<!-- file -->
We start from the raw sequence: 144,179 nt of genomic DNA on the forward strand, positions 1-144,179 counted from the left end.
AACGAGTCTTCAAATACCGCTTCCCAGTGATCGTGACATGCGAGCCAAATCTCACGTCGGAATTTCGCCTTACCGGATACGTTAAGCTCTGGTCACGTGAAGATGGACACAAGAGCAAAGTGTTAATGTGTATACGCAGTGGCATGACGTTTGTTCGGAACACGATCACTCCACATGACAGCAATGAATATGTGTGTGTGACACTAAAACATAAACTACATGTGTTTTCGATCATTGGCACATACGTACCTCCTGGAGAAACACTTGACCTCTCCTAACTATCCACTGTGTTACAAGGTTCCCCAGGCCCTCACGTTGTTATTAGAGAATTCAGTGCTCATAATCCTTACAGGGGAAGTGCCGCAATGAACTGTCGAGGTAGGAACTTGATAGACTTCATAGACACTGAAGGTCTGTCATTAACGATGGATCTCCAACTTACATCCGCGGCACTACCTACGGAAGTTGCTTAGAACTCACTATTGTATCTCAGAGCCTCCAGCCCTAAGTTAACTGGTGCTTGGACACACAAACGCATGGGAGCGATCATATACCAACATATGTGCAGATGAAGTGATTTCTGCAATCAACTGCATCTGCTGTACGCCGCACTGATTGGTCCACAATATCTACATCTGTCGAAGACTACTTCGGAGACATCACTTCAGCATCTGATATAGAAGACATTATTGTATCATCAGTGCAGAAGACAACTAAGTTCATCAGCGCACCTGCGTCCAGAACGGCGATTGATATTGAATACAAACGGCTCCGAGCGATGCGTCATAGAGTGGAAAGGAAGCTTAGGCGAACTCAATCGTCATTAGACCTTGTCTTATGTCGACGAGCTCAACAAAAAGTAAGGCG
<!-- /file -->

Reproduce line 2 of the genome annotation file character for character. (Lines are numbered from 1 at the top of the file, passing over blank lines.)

AACGAGTCTTCAAATACCGCTTCCCAGTGATCGTGACATGCGAGCCAAATCTCACGTCGGAATTTCGCCTTACCGGATACGTTAAGCTCTGGTCACGTGAAGATGGACACAAGAGCAAAGTGTTAATGTGTATACGCAGTGGCATGACGTTTGTTCGGAACACGATCACTCCACATGACAGCAATGAATATGTGTGTGTGACACTAAAACATAAACTACATGTGTTTTCGATCATTGGCACATACGTACCTCCTGGAGAAACACTTGACCTCTCCTAACTATCCACTGTGTTACAAGGTTCCCCAGGCCCTCACGTTGTTATTAGAGAATTCAGTGCTCATAATCCTTACAGGGGAAGTGCCGCAATGAACTGTCGAGGTAGGAACTTGATAGACTTCATAGACACTGAAGGTCTGTCATTAACGATGGATCTCCAACTTACATCCGCGGCACTACCTACGGAAGTTGCTTAGAACTCACTATTGTATCTCAGAGCCTCCAGCCCTAAGTTAACTGGTGCTTGGACACACAAACGCATGGGAGCGATCATATACCAACATATGTGCAGATGAAGTGATTTCTGCAATCAACTGCATCTGCTGTACGCCGCACTGATTGGTCCACAATATCTACATCTGTCGAAGACTACTTCGGAGACATCACTTCAGCATCTGATATAGAAGACATTATTGTATCATCAGTGCAGAAGACAACTAAGTTCATCAGCGCACCTGCGTCCAGAACGGCGATTGATATTGAATACAAACGGCTCCGAGCGATGCGTCATAGAGTGGAAAGGAAGCTTAGGCGAACTCAATCGTCATTAGACCTTGTCTTATGTCGACGAGCTCAACAAAAAGTAAGGCG